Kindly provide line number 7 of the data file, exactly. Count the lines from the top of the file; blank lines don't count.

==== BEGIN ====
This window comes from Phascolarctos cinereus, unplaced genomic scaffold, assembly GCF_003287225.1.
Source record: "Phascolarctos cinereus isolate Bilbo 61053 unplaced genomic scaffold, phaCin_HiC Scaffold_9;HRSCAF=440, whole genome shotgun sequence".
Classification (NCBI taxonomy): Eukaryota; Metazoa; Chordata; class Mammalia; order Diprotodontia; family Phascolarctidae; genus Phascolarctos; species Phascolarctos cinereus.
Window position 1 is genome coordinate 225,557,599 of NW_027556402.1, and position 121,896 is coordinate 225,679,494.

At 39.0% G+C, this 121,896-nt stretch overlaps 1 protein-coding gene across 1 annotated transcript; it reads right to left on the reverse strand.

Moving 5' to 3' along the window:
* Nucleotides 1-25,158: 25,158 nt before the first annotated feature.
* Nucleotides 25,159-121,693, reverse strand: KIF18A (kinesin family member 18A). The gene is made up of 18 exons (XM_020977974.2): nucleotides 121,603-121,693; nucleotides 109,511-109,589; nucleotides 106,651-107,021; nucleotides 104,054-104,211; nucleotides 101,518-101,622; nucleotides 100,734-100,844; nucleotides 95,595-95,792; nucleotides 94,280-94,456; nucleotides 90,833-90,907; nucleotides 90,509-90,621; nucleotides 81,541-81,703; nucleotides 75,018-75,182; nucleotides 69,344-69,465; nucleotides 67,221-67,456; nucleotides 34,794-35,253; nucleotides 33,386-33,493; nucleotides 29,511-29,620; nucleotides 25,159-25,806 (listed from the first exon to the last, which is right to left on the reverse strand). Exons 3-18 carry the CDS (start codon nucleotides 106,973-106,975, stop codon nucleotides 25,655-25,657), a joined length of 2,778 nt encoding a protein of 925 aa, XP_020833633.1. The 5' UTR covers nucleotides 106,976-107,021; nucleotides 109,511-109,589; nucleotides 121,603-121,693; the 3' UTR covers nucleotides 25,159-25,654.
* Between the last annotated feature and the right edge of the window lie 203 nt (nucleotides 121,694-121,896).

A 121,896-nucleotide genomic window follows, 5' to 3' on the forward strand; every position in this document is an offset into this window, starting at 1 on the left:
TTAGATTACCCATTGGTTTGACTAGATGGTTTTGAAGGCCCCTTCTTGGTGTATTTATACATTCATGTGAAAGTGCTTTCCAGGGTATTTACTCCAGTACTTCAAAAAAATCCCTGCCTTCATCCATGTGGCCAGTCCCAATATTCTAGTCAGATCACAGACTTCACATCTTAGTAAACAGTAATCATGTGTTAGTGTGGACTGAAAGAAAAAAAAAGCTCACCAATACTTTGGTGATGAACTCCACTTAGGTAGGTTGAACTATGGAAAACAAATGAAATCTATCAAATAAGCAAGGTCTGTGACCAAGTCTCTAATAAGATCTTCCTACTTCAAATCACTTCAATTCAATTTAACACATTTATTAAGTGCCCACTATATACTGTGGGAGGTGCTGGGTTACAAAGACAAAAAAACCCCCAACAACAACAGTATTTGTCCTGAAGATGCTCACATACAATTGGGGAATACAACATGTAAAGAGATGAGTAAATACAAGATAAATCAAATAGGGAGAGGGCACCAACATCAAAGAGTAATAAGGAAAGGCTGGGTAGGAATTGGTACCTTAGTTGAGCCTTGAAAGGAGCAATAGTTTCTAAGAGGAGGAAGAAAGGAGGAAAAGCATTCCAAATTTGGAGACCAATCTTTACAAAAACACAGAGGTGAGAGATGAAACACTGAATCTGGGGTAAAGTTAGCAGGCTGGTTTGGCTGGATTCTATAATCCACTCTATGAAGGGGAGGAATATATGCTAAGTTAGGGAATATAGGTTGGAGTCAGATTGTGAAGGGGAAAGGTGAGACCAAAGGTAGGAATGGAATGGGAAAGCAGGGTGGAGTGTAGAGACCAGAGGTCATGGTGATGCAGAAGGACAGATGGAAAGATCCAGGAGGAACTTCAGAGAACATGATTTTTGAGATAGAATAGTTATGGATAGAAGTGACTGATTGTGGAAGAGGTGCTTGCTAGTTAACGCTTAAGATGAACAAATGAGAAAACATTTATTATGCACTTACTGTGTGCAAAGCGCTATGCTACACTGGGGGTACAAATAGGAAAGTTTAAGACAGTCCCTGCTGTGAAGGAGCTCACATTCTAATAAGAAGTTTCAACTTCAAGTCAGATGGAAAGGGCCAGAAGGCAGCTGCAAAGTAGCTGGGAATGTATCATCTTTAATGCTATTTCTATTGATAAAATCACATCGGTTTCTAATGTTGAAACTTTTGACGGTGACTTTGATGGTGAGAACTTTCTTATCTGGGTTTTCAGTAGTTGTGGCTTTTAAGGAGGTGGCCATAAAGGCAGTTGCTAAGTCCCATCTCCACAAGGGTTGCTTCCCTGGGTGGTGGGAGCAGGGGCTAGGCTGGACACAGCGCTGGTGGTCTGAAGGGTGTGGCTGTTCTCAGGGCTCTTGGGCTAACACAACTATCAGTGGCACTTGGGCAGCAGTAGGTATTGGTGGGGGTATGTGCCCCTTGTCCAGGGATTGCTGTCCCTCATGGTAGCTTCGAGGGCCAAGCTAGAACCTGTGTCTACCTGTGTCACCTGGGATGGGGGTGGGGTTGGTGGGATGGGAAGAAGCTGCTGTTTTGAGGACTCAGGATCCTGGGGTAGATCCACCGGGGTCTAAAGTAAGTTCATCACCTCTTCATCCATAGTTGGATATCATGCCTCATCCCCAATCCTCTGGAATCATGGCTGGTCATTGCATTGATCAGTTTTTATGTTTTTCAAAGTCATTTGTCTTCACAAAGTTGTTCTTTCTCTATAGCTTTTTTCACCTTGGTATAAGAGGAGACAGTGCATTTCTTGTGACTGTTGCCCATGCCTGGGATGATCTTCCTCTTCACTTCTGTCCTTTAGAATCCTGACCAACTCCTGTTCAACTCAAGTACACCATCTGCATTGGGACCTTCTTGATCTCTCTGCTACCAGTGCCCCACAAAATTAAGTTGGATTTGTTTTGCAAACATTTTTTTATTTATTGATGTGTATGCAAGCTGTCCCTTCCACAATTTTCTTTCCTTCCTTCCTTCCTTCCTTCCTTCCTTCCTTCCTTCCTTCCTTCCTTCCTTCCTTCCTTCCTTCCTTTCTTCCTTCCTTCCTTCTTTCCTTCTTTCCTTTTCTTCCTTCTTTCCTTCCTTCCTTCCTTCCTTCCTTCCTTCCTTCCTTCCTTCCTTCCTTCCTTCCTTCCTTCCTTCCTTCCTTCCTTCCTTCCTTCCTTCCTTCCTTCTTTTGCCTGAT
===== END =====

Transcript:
* Nucleotides 1-25,158: 25,158 nt before the first annotated feature.